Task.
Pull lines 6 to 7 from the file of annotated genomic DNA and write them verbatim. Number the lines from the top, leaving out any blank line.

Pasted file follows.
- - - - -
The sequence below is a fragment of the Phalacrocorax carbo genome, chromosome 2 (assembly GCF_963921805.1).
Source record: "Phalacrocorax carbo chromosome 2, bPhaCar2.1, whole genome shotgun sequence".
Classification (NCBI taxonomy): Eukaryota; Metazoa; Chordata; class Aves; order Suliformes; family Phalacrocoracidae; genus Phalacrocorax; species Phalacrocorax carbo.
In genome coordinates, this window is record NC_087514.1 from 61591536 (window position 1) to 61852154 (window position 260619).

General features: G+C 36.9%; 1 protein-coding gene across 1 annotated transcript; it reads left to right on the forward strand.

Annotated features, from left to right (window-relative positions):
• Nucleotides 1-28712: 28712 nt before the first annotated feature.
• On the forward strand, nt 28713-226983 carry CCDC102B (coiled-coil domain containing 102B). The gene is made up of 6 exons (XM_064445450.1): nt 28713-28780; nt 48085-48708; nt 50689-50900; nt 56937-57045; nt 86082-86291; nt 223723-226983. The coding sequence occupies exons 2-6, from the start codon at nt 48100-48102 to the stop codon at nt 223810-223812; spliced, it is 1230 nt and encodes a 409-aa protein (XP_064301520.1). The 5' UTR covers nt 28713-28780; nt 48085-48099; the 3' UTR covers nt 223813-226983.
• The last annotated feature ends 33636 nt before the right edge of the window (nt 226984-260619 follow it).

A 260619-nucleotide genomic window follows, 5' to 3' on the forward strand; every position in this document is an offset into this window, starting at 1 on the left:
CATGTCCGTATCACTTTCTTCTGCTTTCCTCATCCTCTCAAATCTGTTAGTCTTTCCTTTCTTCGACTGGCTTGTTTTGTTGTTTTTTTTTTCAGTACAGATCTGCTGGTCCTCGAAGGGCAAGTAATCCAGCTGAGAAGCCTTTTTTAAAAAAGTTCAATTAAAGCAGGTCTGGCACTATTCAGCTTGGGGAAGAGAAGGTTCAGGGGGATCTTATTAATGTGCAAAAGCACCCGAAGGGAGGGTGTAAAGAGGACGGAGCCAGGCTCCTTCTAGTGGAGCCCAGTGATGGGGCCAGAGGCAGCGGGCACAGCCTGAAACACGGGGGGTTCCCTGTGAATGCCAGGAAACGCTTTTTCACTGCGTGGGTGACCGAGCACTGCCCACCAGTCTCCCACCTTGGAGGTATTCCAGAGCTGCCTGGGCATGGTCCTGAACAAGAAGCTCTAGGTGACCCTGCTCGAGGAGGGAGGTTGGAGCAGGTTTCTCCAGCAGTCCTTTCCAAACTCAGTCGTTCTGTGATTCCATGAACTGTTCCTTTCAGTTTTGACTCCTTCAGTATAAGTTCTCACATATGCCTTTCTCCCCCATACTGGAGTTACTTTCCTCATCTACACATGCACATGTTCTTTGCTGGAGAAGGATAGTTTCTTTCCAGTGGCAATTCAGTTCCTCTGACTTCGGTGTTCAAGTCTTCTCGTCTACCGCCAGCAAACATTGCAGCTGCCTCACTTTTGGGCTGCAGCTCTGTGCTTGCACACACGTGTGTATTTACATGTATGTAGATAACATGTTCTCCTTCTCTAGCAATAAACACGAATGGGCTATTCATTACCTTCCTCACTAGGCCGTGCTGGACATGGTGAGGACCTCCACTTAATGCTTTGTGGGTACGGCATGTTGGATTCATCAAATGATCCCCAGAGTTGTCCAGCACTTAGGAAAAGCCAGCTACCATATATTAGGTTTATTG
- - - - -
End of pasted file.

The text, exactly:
Annotated features, from left to right (window-relative positions):
• Nucleotides 1-28712: 28712 nt before the first annotated feature.